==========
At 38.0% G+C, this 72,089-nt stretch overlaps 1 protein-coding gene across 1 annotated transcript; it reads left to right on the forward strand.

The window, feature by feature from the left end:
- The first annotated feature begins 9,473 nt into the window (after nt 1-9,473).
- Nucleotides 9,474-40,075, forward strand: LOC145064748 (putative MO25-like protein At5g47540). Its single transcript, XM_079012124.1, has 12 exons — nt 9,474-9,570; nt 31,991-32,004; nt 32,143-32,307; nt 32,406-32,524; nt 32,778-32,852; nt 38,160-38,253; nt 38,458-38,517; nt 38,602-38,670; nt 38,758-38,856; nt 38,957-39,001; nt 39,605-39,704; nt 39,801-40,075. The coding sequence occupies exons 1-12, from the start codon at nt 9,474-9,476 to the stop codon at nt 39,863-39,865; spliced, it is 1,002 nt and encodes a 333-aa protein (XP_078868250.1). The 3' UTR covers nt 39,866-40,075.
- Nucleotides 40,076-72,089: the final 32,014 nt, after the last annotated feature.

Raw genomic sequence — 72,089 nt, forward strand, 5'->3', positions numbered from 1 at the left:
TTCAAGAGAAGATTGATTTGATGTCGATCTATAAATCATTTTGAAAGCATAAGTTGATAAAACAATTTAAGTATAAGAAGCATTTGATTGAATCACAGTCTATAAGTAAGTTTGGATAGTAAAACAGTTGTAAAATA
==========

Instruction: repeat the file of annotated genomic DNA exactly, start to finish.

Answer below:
At 38.0% G+C, this 72,089-nt stretch overlaps 1 protein-coding gene across 1 annotated transcript; it reads left to right on the forward strand.

The window, feature by feature from the left end:
- The first annotated feature begins 9,473 nt into the window (after nt 1-9,473).
- Nucleotides 9,474-40,075, forward strand: LOC145064748 (putative MO25-like protein At5g47540). Its single transcript, XM_079012124.1, has 12 exons — nt 9,474-9,570; nt 31,991-32,004; nt 32,143-32,307; nt 32,406-32,524; nt 32,778-32,852; nt 38,160-38,253; nt 38,458-38,517; nt 38,602-38,670; nt 38,758-38,856; nt 38,957-39,001; nt 39,605-39,704; nt 39,801-40,075. The coding sequence occupies exons 1-12, from the start codon at nt 9,474-9,476 to the stop codon at nt 39,863-39,865; spliced, it is 1,002 nt and encodes a 333-aa protein (XP_078868250.1). The 3' UTR covers nt 39,866-40,075.
- Nucleotides 40,076-72,089: the final 32,014 nt, after the last annotated feature.

Raw genomic sequence — 72,089 nt, forward strand, 5'->3', positions numbered from 1 at the left:
TTCAAGAGAAGATTGATTTGATGTCGATCTATAAATCATTTTGAAAGCATAAGTTGATAAAACAATTTAAGTATAAGAAGCATTTGATTGAATCACAGTCTATAAGTAAGTTTGGATAGTAAAACAGTTGTAAAATA